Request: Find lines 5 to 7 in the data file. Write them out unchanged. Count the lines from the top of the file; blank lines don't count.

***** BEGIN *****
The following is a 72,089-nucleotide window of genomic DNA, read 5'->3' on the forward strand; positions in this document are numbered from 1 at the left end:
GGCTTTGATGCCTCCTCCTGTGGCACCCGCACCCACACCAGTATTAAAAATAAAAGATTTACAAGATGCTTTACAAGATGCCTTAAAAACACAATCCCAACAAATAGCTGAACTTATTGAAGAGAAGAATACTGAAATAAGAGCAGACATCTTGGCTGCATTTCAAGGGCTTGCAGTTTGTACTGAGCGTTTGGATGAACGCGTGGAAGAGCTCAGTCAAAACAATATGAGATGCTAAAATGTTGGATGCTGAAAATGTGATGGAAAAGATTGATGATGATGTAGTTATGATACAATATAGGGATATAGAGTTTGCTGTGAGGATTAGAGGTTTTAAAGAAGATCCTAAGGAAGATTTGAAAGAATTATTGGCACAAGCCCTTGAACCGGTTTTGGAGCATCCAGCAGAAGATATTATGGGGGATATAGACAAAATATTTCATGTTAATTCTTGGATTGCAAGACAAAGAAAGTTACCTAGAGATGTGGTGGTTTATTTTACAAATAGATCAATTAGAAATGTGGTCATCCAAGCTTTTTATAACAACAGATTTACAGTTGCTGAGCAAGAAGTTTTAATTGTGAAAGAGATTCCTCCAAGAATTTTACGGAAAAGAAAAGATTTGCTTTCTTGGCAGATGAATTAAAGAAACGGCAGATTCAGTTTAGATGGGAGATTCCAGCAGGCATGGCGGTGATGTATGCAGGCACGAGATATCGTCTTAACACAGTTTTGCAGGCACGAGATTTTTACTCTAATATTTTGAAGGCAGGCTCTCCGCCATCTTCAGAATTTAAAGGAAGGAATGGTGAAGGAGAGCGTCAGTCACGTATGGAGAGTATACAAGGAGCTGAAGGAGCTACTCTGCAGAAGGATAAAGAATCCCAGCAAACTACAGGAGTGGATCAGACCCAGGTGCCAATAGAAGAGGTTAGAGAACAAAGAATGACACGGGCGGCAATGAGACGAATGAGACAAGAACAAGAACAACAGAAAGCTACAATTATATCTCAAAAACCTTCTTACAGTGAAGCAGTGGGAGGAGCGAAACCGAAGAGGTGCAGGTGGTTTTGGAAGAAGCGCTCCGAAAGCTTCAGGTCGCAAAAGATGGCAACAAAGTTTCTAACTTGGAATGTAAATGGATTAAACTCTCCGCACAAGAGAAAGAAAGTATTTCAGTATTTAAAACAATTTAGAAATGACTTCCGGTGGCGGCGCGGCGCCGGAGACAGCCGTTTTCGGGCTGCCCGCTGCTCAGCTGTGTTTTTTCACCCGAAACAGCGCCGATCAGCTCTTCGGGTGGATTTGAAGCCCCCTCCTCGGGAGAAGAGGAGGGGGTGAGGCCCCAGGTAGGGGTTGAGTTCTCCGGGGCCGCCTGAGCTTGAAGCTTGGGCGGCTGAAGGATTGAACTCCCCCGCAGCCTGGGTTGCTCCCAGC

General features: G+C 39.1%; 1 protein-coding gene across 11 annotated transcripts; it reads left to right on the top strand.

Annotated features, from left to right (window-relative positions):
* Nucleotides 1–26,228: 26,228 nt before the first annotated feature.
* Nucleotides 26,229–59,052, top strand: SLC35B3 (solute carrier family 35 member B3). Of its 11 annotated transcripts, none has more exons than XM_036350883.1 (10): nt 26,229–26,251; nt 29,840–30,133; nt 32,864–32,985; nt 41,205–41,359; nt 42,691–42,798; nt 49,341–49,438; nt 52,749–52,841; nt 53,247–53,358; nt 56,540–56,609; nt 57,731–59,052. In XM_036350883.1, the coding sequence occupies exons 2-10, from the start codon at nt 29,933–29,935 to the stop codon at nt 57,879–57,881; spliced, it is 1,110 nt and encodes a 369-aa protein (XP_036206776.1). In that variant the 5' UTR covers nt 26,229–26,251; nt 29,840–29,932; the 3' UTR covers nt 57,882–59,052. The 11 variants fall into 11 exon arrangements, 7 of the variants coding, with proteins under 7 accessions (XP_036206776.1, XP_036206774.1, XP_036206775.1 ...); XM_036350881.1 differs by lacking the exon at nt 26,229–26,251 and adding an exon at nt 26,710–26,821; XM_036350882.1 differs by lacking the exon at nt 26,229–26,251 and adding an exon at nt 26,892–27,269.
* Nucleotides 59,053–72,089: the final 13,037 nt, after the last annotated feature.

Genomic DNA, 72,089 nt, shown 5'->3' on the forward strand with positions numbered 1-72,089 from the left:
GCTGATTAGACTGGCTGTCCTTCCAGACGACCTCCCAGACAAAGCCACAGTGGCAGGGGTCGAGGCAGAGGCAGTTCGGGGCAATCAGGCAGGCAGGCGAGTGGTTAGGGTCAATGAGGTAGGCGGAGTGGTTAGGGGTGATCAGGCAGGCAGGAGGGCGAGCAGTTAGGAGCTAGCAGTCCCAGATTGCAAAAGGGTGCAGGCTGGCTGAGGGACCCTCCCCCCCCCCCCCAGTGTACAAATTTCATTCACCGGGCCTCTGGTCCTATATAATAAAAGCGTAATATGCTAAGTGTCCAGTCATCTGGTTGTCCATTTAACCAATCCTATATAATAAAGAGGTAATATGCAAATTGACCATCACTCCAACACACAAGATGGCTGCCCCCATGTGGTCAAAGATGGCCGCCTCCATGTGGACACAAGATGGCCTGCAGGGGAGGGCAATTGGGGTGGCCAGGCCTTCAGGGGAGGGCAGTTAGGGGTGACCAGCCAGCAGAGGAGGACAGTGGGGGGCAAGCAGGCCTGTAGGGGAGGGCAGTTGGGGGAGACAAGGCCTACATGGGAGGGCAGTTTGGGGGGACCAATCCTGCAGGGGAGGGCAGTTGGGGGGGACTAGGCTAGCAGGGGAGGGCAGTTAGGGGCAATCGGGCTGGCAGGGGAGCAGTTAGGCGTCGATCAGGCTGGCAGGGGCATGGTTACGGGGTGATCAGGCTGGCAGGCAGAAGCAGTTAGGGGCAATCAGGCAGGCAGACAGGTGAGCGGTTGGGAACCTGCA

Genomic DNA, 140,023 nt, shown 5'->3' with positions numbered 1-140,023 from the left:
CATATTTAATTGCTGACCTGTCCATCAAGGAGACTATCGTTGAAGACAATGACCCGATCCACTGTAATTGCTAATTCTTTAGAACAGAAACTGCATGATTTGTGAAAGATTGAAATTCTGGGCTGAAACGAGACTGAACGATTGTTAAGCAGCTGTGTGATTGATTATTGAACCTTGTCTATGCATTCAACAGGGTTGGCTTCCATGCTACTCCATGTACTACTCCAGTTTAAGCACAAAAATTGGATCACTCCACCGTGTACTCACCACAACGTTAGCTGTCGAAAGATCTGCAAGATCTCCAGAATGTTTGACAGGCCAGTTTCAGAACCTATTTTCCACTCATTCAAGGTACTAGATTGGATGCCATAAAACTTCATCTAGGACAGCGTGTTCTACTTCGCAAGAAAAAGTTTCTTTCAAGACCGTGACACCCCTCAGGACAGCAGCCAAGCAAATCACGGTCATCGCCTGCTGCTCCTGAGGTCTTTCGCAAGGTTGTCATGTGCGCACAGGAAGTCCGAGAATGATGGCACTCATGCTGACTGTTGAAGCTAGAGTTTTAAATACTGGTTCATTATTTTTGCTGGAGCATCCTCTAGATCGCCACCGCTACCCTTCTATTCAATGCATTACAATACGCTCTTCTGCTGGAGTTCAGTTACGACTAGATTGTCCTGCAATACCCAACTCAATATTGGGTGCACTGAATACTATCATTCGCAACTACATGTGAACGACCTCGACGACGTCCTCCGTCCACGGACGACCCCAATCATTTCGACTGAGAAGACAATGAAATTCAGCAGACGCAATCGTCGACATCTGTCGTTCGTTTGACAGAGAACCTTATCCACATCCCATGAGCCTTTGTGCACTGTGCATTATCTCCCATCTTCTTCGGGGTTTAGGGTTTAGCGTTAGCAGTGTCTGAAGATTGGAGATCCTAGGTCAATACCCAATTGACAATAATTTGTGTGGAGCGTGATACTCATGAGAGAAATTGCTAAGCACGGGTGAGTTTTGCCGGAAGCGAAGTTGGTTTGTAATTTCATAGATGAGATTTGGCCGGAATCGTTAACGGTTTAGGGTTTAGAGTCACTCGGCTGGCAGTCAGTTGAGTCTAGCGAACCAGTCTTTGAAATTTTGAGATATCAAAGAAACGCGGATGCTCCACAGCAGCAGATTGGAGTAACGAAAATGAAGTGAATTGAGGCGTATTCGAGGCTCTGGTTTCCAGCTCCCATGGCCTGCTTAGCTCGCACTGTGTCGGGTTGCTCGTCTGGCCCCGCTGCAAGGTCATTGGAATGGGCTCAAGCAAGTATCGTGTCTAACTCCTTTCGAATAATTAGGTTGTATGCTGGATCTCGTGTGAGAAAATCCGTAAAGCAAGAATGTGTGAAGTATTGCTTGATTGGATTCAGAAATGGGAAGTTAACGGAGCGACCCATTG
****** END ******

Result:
* Nucleotides 1–26,228: 26,228 nt before the first annotated feature.
* Nucleotides 26,229–59,052, top strand: SLC35B3 (solute carrier family 35 member B3). Of its 11 annotated transcripts, none has more exons than XM_036350883.1 (10): nt 26,229–26,251; nt 29,840–30,133; nt 32,864–32,985; nt 41,205–41,359; nt 42,691–42,798; nt 49,341–49,438; nt 52,749–52,841; nt 53,247–53,358; nt 56,540–56,609; nt 57,731–59,052. In XM_036350883.1, the coding sequence occupies exons 2-10, from the start codon at nt 29,933–29,935 to the stop codon at nt 57,879–57,881; spliced, it is 1,110 nt and encodes a 369-aa protein (XP_036206776.1). In that variant the 5' UTR covers nt 26,229–26,251; nt 29,840–29,932; the 3' UTR covers nt 57,882–59,052. The 11 variants fall into 11 exon arrangements, 7 of the variants coding, with proteins under 7 accessions (XP_036206776.1, XP_036206774.1, XP_036206775.1 ...); XM_036350881.1 differs by lacking the exon at nt 26,229–26,251 and adding an exon at nt 26,710–26,821; XM_036350882.1 differs by lacking the exon at nt 26,229–26,251 and adding an exon at nt 26,892–27,269.
* Nucleotides 59,053–72,089: the final 13,037 nt, after the last annotated feature.